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Monday, November 4, 2013

Those Photogenic DC Punks

Washington, D.C.'s late-70's/early '80s punk scene wasn't really my thing. I hated hardcore, straight-edge and all that sweaty-crewcut-moshpit-shirtless-B.O.-vapor-lock boys club business (where were the girls, fellas?) and was more into the area's pop (Tru Fax & The Insaniacs, The Razz, Tommy Keene) and surf-psych-garage bands (Slickees Boys, Wanktones, Insect Surfers).

Yet history seems to gild this scene and this era, especially in print. There are now at least three books paying tribute to the scene that spawned Bad Brains, The Teen Idles, Minor Threat, Government Issue, No Trend, Fugazi, Henry Rollins, Dischord Records and their ilk.

The latest is Hard Art, DC 1979 (Akashic Books, 2013), which collects the punk pics of Pulitzer Prize-winning Washington Post photographer Lucian Perkins, with narrative by Alec MacKaye (Ian's brother) and an essay by Henry  Rollins.

I saw this at the Towson Public Library and picked it up because I actually recognized some bands (Slickees, Bad Brains - the latter reigning as hardcore gods in these books), clubs (Madam's Organ - a true shithole that my old band Thee Katatonix once played at), and people (Sab Grey, Tommy Vacant, Anne Bonafede) I knew slightly from Oddfellows Hall and Marble Bar daze. Plus, these type books tend to go out-of-print rather quickly.

Sab Grey and Tommy Vacant make the DC Scene

"He's Tommy, Tommy Vacant - and he don't care!"

Hard Art - taking its name from DC's Hard Art Gallery on 15th Street - is a quick flip-through "read," but its true value is that editor Lely Constantinople has identified all the peeps appearing in the pics. Priceless! Helped jog my memory banks from "Hmmm, he looks familiar..." to "Wow, it's Tommy vacant!"

The other DC Punk books of note are Mark Anderson and Mark Jenkins' detailed Dance of Days: Two Decades of Punk in the Nation's Capital (Soft Skull Press, 2001; reprinted by Akashic Books, 2009)...

 ...and a previous photo book (also featuring Anne Bonafede, btw), complied by Sharon Cheslow, Cynthia Connelly and Leslie Clague, called Banned in DC: Photos and Anecdotes from the DC Punk Underground (79-85) (Sun Dog Propaganda, 1988).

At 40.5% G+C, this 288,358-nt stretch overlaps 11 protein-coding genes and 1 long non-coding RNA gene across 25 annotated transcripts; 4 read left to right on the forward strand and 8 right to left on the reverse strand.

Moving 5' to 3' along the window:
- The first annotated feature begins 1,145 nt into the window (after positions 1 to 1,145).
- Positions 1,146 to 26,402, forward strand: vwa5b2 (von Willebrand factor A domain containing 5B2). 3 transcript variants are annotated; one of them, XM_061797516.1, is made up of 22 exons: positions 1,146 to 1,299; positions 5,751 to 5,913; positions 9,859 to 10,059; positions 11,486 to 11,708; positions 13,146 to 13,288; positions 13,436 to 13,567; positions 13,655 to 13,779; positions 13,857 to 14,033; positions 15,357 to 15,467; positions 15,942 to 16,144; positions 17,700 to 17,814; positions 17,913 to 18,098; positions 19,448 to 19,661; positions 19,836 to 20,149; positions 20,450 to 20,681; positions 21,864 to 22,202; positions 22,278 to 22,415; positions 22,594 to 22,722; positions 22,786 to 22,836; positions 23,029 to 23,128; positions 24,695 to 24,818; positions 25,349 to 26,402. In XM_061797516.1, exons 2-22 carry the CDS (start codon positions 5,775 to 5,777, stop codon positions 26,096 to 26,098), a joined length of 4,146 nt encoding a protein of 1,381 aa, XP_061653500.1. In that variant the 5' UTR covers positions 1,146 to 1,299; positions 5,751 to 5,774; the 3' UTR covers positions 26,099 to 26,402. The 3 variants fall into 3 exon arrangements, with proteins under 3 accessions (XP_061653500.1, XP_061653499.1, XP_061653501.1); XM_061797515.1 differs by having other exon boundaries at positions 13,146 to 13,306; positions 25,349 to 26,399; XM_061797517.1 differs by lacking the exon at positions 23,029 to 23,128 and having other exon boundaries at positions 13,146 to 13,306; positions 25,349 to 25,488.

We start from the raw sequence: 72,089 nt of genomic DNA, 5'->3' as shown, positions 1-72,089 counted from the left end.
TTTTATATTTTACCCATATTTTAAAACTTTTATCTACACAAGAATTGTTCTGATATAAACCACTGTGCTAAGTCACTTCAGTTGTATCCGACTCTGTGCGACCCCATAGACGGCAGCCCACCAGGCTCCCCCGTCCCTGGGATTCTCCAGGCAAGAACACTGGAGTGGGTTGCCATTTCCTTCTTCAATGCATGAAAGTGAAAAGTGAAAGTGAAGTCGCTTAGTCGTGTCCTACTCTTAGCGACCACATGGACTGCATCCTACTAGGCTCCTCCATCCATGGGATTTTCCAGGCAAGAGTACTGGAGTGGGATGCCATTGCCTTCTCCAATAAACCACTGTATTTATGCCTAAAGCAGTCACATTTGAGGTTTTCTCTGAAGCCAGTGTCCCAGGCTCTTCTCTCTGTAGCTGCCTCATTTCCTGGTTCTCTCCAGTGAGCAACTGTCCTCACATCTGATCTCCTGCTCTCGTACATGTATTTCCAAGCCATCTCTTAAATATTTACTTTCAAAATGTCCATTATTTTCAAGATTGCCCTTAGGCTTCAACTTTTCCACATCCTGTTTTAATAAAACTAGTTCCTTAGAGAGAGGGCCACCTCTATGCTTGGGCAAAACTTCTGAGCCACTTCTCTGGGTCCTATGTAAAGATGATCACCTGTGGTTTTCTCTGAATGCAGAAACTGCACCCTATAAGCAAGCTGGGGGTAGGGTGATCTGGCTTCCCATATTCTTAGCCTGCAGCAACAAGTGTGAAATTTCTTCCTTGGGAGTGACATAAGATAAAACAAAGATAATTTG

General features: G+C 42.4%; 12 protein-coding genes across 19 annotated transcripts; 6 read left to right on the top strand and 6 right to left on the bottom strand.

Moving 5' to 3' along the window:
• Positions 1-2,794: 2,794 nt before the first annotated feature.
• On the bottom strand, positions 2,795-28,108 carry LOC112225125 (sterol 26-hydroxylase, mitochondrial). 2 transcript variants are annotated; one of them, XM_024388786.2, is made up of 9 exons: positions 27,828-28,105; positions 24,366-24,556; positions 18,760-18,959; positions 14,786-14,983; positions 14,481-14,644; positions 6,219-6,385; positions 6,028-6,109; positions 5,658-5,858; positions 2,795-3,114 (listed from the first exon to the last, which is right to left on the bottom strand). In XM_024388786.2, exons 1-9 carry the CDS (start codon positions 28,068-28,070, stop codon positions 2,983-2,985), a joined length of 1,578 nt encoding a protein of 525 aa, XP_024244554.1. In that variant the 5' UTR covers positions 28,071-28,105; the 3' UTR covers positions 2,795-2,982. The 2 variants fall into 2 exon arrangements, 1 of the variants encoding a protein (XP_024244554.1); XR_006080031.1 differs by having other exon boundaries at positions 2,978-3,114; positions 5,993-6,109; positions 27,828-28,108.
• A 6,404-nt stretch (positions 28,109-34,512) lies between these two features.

Banned in DC (Caroline Records, 2003) is also the title of a hardcore punk and reggae songs by Bad Brains.

There are other mentions of the scene in other hardcore punk books, including a chapter in Steven Blush's American Hardcore: A Tribal History (Feral House, 2001; expanded 2nd edition 2010) (also the title of a documentary film about the scene), but these three stand as the best DC-specific ones. (By the way, Steven Blush is a dick: he calls Tru Fax one of "the stupidest bands" while Tommy Keene is merely "woeful" in his esteem. Apparently anything remotely resembling melody or tunefulness is considered sissified and bourgeois, while tuneless cacophonous noise is revered as bold and manly. And these guys wondered why chicks didn't dig hardcore!)

Of course, in another medium, there's the Kickstarter-funded documentary-in-progress, Scott Crawford and Jim Saah's Salad Days: The Birth of Punk Rock in the Nation's Capital slated to come down the pike sometime soon in 2013. Two trailers of this documentary - which looks at DC's '80s hardcore scene and features interviews with John Stabb, Ian Mackaye, Henry Rollins, Dave Grohl, and Alec Mackaye - have been released so far. A nation's capital awaits!

Oh, and once again this look at DC Hardcore will feature the photogenic fanboy-turned-bandboy-turned-novelist (Skinhead Army) Sab Grey (Iron Cross) in action. In fact, below is a pic of Sab back in the day with Iron Cross, followed by a picture and trailer of Sab being interviewed today.

Sab Grey of Iron Cross

Watch Sab Grey being interviewed in Salad Days.

Sab Grey today (hey that rhymes!)

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